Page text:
Tuesday, March 29, 2016

Phishing is too easy

I only remember going in a boat fishing once. And did not catch anything. And had to help with engine problems all the way back to the dock. So I can't claim to be a fisher for I never learned and endured the hours of being pooped by the mocking seagulls while waiting on fishes who were much smarter than we give them credit for fall for the lure and get stuck on the shiny hook by the end of the line. There are many man, women, and children who are very successful in the way of the fish; I am not one of them.

Phishing is a completely different story. It is very easy to do. You can call it caveman-easy but you would be then insulting the cavemen. And yet, it is extremely effective.

Businesses (should) worry about being hacked since a breach costs them money and reputation. So, they (should) do their best to prevent the bad guys to get in by patching servers and services and deploying firewalls and making sure their mail and web servers are will not let anyone try to log in. Of course their problem is exacerbated because while they need to protect against any possible attack, the attacker just need to find one weak point to get in. And the easiest way to achieve that is through social engineering.

Basic Phishing Recipe

  1. Get a free website account. This is kinda important if you are providing a link in the email for your victims to click on. Some of them allow you to use very little or no verifiable info to create said account. So you can use really bogus info.

    Now, if you are doing Microsoft Office Macro attack, this still might be a good idea since it insulates your real addresses. Remember, it is not hard to create code to send collected data from the site to somewhere you want to collect the data.

  2. Select your target. You think that means to select the business you want to attack. Well, you are wrong; thanks to the crusade to push everything to the cloud you really need to think on a larger scale and go for who hosts those companies' emails. Based on what I have seen, the commercial google mail or the Microsoft equivalent (Office 365) are the best bets. First, a lot of businesses are using them, which mean you have to only hit one single target.
  3. Decide how you are going to deploy your payload. Are you going to send an attachment (most of the time a Word document) or a url? What about an executable (badly) disguised as an image? I say badly because I have seen a lot of attachments whose extension is simply changed or have an image extension appended to the filename because of how Outlook presents those attachments.
  4. Write the email. I would love to say this requires you to be creative and spend hours or days to recon the target company to figure out corporate colours, normal email format and language, and even the proper email addresses before launching an email-based attack. The reality is that is not necessary unless you craft it so badly the target's detection system will flag your email.

    People will fall for those emails even if it is badly written. Now, I am not saying everyone will, but those who are really busy and have to be reading and replying to emails every day -- people who order stuff from vendors all the time -- are rather likely to do so. They do not have time to stop and think whether the email makes sense. They will scan, made a decision, act on it, and then move onto the next target.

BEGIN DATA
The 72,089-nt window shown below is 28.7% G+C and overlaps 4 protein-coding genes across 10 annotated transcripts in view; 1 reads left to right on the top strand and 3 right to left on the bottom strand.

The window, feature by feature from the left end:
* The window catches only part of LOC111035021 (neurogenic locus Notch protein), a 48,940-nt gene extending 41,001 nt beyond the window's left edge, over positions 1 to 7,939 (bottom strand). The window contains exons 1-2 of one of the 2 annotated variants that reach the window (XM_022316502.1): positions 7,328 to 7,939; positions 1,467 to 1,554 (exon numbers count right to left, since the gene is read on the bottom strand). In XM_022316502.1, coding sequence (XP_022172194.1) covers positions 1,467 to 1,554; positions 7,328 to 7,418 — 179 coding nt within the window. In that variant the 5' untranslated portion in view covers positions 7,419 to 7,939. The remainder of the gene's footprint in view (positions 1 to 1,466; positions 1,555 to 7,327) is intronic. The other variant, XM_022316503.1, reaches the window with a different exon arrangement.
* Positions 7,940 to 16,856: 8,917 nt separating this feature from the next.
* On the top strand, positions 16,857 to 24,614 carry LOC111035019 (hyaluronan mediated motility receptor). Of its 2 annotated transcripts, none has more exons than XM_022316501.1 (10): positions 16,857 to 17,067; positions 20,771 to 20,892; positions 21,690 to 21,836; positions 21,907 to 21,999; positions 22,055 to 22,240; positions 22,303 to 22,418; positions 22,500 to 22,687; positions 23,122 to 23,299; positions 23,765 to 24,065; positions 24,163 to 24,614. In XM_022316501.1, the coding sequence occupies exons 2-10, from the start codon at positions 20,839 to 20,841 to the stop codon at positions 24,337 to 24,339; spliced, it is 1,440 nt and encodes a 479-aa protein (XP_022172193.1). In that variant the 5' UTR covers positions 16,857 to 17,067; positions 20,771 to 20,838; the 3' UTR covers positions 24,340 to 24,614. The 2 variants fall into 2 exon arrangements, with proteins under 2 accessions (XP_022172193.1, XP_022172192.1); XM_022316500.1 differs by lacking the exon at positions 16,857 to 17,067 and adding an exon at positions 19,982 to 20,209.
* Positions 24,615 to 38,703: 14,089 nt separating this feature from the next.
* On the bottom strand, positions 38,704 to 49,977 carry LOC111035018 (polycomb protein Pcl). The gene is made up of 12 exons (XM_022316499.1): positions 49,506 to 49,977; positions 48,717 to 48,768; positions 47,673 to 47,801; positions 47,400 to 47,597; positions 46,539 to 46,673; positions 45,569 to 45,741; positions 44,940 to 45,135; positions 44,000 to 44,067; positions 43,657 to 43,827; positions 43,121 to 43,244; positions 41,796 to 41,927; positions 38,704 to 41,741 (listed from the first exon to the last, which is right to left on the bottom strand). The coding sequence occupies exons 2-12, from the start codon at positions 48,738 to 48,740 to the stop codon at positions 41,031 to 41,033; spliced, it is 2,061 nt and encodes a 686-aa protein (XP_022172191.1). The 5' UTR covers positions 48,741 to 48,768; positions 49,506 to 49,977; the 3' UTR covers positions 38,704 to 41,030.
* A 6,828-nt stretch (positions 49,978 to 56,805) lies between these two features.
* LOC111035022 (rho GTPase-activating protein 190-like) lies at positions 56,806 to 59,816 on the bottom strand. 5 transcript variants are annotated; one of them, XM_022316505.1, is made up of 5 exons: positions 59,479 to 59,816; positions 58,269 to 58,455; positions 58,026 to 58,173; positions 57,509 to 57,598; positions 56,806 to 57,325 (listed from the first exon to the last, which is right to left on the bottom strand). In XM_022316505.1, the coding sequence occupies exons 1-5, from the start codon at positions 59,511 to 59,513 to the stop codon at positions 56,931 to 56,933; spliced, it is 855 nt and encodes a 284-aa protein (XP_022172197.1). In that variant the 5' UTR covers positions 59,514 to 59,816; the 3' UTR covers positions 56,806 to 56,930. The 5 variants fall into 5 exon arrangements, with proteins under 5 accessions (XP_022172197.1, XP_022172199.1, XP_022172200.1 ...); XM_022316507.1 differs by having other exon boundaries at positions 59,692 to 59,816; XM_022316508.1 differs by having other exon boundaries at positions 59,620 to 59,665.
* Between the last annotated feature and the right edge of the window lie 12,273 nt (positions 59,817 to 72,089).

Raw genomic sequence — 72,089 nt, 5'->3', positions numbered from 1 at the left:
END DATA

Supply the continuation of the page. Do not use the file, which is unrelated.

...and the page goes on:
5. HTML is your friend. The vast majority of people use email clients that will render a HTML-based email. If they use Office 365, you can disguise your attack links as
    <a href=https://shadysite.com/malware.exe>https://www.safeurl.com</a>
    Sometimes if you hover the link the real url will be shown, sometimes it does not.


Friday, March 11, 2016

On Handshaking

Since this blog deals with social engineering and the lesser technical aspects of hacking, your Pavlovian reaction to when I say handshaking is two hands -- no assumptions of where they have been -- holding each other and maybe shaking:

and that is exactly not what I have in mind. Instead, let's leave the realm of squishy beings and go to computers. There when a device wants to talk to another, it starts some kind of handshaking protocol to establish connection parameters and authentication. Once that is successfully established, data transfer begins.

But, how does that apply to people (I was going to say humans but it might be too politically incorrect)? So we have two people, Red and Blue, which are named after the web series of, well, the same name. They meet somewhere and start talking

There are a few subtle variations (Red might reply "I'm fine too!"), but the main point is they may be talking to each other, but they are not yet holding a conversation. In fact, they are in the handshaking phase that, as in networked devices, precedes the actual exchange of data, which is represented above by the "BEGIN TALK" line.

he difference between them and machines is that they really have not said anything; this was just a ritual learned by rote.

If you want to test how mindlessly people go through this handshaking protocol, change a bit your answers and see how they react. Here is an example I have tried at a store:

As you can see, Red

  1. Heard Blue reply but did not listen. As a result.
  2. Assumed the content of the reply matched the standard handshaking
  3. Replied to the assumed reply
  4. Finally realized the carpet has been pulled from under him. In other words, TILT.

The basis of Social Engineering as applied to hacking is to identify the expected pattern and use it to persuade others to help you achieve your goal. Expect to see quite a few examples here.